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The Venezuelan parliament will within weeks approve a new mining law under which gold and diamond fields deemed “inactive” will be transformed into joint ventures with majority state-ownership or granted to mining co-operatives, government officials said on Friday.

The move, which is similar to those already taken in the oil industry, had been widely anticipated, causing concern to foreign investors, including Toronto-based Crystallex International, which owns, among others, Las Cristinas goldmining tract in the south-eastern state of Bolívar.

“Areas that are inactive are to be recuperated and rescued by the Venezuelan state,” said Víctor Alvarez, the minister of basic industry and mining. Mr Alvarez was speaking at a ceremony in the National Assembly at which he handed over draft legislation prepared by the office of President Hugo Chávez.

Legislative chairman Nicolás Maduro said the mining bill would be processed speedily, and that he expected it to be passed before the summer recess. “This bill is a number-one priority, on account of its social, economic and political importance,” Mr Maduro added.

All 167 members of parliament belong to the government side, since the opposition boycotted last December’s legislative elections, and there is therefore likely to be little resistance to the initiative

Mr Chávez announced last year that he had decided to “cancel all mining concessions”. That statement, and subsequent clarifications regarding the joint-venture proposal, caused shares in Crystallex to slump in value, despite the company’s attempts to reassure investors that its concessions were safe.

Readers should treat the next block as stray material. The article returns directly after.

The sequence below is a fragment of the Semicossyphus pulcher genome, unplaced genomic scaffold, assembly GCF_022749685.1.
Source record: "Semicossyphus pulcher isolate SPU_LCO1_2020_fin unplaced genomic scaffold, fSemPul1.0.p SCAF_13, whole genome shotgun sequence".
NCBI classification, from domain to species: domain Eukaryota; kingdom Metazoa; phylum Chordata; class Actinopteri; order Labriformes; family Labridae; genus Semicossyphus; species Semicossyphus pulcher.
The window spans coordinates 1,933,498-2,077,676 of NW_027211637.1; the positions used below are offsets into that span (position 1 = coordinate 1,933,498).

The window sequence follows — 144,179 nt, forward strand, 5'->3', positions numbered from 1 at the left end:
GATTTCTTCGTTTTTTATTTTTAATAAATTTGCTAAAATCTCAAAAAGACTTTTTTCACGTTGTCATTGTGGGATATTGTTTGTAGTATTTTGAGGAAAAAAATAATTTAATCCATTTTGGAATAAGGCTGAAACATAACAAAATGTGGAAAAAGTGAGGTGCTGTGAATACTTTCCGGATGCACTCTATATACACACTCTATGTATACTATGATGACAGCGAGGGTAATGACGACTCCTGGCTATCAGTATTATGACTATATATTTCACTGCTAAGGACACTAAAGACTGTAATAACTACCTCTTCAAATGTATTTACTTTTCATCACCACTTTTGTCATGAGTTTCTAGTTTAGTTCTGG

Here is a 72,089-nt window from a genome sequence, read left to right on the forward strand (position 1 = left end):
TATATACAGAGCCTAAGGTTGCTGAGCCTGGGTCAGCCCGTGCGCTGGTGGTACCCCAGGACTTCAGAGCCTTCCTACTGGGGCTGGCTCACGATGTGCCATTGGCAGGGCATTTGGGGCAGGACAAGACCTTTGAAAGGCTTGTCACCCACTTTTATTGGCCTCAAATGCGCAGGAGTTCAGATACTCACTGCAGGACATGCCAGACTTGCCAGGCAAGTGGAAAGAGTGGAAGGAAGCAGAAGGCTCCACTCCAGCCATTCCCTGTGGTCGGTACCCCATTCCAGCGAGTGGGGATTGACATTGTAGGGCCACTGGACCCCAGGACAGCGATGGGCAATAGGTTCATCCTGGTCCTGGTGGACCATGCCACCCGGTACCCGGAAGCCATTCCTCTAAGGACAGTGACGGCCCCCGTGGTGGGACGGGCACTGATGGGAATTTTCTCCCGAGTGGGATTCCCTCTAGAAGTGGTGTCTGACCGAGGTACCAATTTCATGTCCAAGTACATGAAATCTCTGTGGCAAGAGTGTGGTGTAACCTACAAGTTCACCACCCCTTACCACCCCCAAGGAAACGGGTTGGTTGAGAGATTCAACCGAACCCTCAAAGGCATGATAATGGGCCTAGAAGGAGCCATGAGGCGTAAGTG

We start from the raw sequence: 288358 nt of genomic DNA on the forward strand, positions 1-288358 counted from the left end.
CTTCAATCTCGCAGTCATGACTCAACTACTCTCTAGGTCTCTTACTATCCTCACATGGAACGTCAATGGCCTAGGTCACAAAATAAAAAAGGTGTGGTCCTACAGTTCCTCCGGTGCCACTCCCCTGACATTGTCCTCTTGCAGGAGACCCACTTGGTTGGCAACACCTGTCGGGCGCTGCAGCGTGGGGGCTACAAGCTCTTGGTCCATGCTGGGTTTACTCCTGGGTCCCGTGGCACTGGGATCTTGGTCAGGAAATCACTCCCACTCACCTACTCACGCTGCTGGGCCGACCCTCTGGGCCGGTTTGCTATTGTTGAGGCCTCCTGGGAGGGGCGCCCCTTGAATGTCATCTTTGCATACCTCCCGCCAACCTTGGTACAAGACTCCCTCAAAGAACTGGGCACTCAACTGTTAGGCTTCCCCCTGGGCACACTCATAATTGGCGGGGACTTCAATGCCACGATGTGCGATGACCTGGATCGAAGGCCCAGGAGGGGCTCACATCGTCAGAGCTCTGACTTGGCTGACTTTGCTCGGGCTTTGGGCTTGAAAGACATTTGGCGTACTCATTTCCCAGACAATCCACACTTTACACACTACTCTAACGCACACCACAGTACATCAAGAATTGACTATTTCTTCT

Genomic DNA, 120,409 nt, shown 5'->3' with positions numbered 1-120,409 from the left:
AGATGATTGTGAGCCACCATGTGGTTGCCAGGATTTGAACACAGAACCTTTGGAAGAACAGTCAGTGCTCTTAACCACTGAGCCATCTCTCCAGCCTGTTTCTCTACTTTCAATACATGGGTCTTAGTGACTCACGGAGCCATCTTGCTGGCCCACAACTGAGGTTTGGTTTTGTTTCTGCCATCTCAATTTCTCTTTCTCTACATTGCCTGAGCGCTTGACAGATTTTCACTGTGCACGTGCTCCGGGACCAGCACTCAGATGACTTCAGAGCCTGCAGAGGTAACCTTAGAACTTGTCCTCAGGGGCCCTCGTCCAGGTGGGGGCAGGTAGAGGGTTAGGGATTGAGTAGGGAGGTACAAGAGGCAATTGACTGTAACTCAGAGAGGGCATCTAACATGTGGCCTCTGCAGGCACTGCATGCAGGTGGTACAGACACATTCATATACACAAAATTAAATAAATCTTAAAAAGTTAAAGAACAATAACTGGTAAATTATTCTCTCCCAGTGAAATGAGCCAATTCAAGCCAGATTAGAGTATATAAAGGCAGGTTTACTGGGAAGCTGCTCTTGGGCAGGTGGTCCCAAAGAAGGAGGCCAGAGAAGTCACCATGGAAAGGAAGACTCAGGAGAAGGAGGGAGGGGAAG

The Las Cristinas mine is expected to start commercial production in two years, at a rate of around 300,000 ounces per year. Crystallex says it has been waiting since late 2004 for approval of its environmental plan.

The company expressed confidence on Friday that it would be excluded from the proposed law. Richard Marshall, vice-president of Crystallex, said the ministry of basic industries and mining had completed a comprehensive review of the Las Cristinas project in March.

“All we’re waiting on is the environmental permit from the minister of environment”, Mr Marshall said. “We’ve already engaged these projects and that’s why they gave us the green light in March.”

Asked specifically about Crystallex on Friday, Mr Alvarez declined to comment on specific cases. However, he said that the permit process was, “often merely an excuse and a pretext to justify inactivity”.

The minister was accompanied at the ceremony by a group of mine workers, who were invited by Maduro to join the commissions that will study the bill. The congressman said that, once approved, the law should be implemented with the help of a “popular movement”.

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